14 November 2023
By Elaine Murphy
A significant new artwork bought for the National Collection by Crawford Art Gallery
“The Window” was painted by Seán Keating in 1924 and it has been acquired by Crawford Art Gallery at auction from a private seller with support from the Department of Tourism, Culture, Arts, Gaeltacht, Sport and Media.
It is a valuable addition to the Crawford Collection from a historically important Irish painter and can now bring joy to the public for generations to come.
Speaking at the official unveiling yesterday, Tánaiste Micheál Martin said:‘I am honoured to preside over the unveiling of “The Window” by iconic Irish artist Seán Keating, who has been pivotal in capturing the difficult journey taken to achieve the Irish State. This painting was first shown in 1924 at the Aonach Tailteann – the sporting and cultural festival held to showcase the strengths of a new nation drawing on its proud history, culture and traditions. So, as we approach the end of the Decade of Centenaries, it is fitting that the Crawford Art Gallery can put this wonderful artwork on public display.’
Minister for Tourism, Culture, Arts, Gaeltacht, Sport and Media, Catherine Martin TD, whose Department provided financial assistance for the acquisition of “The Window”, said:
‘As Minister with responsibility for culture and the arts, I am committed to enhancing access to and engagement with our national cultural institutions and the artworks and artefacts under their care. In this regard, I commend Crawford Art Gallery for acquiring this painting and growing the Seán Keating collection. I am sure that this addition will quickly win the hearts and minds of visitors to the Gallery, ensuring that it remains a vital part of Ireland’s cultural and tourism infrastructure. I would strongly encourage people to visit and enjoy this beautiful and very personal work by Keating’.
‘We were thrilled to be able to secure this work for the public collection and are very grateful to the Minister Catherine Martins Department of Tourism, Culture, Arts, Gaeltacht, Sport and Media for their full support. It is important that these works can be seen in Ireland on public display and that they can be conserved for future generations,’ Rose Mc Hugh, Chair of Crawford Art Gallery, said.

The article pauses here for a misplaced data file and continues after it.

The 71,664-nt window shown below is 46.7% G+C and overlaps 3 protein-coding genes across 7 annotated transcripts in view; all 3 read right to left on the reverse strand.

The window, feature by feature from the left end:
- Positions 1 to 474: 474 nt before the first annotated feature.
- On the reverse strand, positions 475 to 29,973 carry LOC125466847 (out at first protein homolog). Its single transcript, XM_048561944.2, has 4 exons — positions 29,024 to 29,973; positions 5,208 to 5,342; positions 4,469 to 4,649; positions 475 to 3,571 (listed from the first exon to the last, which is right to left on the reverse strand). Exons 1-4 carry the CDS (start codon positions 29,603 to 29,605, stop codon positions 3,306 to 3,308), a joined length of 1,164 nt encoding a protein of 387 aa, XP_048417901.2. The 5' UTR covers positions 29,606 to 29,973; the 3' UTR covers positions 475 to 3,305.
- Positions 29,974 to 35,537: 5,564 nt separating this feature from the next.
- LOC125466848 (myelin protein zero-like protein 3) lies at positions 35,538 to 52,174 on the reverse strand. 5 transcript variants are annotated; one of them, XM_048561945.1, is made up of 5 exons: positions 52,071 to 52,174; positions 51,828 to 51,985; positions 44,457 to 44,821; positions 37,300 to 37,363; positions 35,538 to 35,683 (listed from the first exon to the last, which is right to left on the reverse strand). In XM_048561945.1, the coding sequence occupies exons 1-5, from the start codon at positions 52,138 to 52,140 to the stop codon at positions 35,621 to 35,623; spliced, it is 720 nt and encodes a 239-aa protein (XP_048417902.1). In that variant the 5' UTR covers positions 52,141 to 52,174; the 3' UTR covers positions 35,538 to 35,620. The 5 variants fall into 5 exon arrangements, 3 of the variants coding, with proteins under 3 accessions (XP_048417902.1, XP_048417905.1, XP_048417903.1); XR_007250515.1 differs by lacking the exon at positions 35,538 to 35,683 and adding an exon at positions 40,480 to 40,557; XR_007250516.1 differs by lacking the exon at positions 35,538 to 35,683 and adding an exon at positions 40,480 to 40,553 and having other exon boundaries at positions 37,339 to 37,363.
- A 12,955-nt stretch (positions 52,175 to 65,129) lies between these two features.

‘This work adds a new dimension to the Sean Keating collection at Crawford. Its subject matter is tender and timeless and it is very modern in nature, despite being 100 years old in 2024. We look forward to seeing it on public display and to seeing our audience engage with it,’ Mary McCarthy, Director Crawford Art Gallery, said.
Keating (1889 –1977), is best known for his depictions of the Irish War of Independence and Civil War, including Men of the South and An Allegory. Though painted the same year, The Window marks a departure from these political subjects: it is a gentle and affectionate depiction of his wife, May, seated at a window reading.
It was one of ten works exhibited by Keating at the 1924 Aonach Tailteann games, the first major sporting event in Ireland following the Civil War. The painting was then acquired by a private owner and has remained with them until Crawford Art Gallery’s recent purchase.
The Window brings to 13 the number of works by Keating in the Crawford collection. The best known is Men of the South, painted the same year as The Window, depicting real life members of the 2nd North Cork Brigade of the IRA awaiting an ambush.
Men of the South was released as a stamp by An Post in 2020, and is much loved by Crawford gallery-goers. It is currently on loan from the Crawford to the Irish Museum of Modern Art (IMMA) for their Self-determination: A Global Perspective exhibition opening on 30 November.
The Window went on display to visitors to Crawford Art Gallery on Monday 13 November.
More about Crawford Art Gallery
Crawford Art Gallery is an Irish national cultural institution, dedicated to contemporary and historic visual art, located in a significant heritage building in the heart of Cork city. Offering a vibrant and dynamic programme of temporary exhibitions, it is also houses a collection of national importance which tells a compelling story of Cork and Ireland over the last three centuries.
Originally built in 1724 as the city’s Customs House, the Gallery is home to the famous Canova Casts, gifted to Cork two centuries ago. Featured in the gallery’s collection of over 3,000 objects are contemporary artists Aideen Barry, Gerard Byrne, Maud Cotter, Dorothy Cross, Tacita Dean, and Sean Scully as well as much-loved works by Irish artists James Barry, Harry Clarke, Mainie Jellett, Seán Keating, Daniel Maclise, Norah McGuinness, Edith Somerville, and Jack B. Yeats.
An oasis of calm and tranquility, Crawford Art Gallery is open seven days a week, free to enter, and a must-see for locals and tourists alike.
Monday–Saturday 10.00am–5.00pm Late opening Thursdays until 8.00pm Sundays and Bank Holidays Gallery: 11am – 4pm Entry Free
Free Tours Sundays and Bank Holiday Mondays 2pm Free Tours on Thursday 6.30 pm . This project is in support of the Night-Time Economy and funded by The Department of Tourism, Culture, Arts, Gaeltacht, Sport and Media.
Café – The Green Room
A classic old world dining room in Cork’s cultural epicentre that mixes traditional food offerings alongside contemporary trends.
Open 7 days a week with opening times on www.crawfordartgallery.ie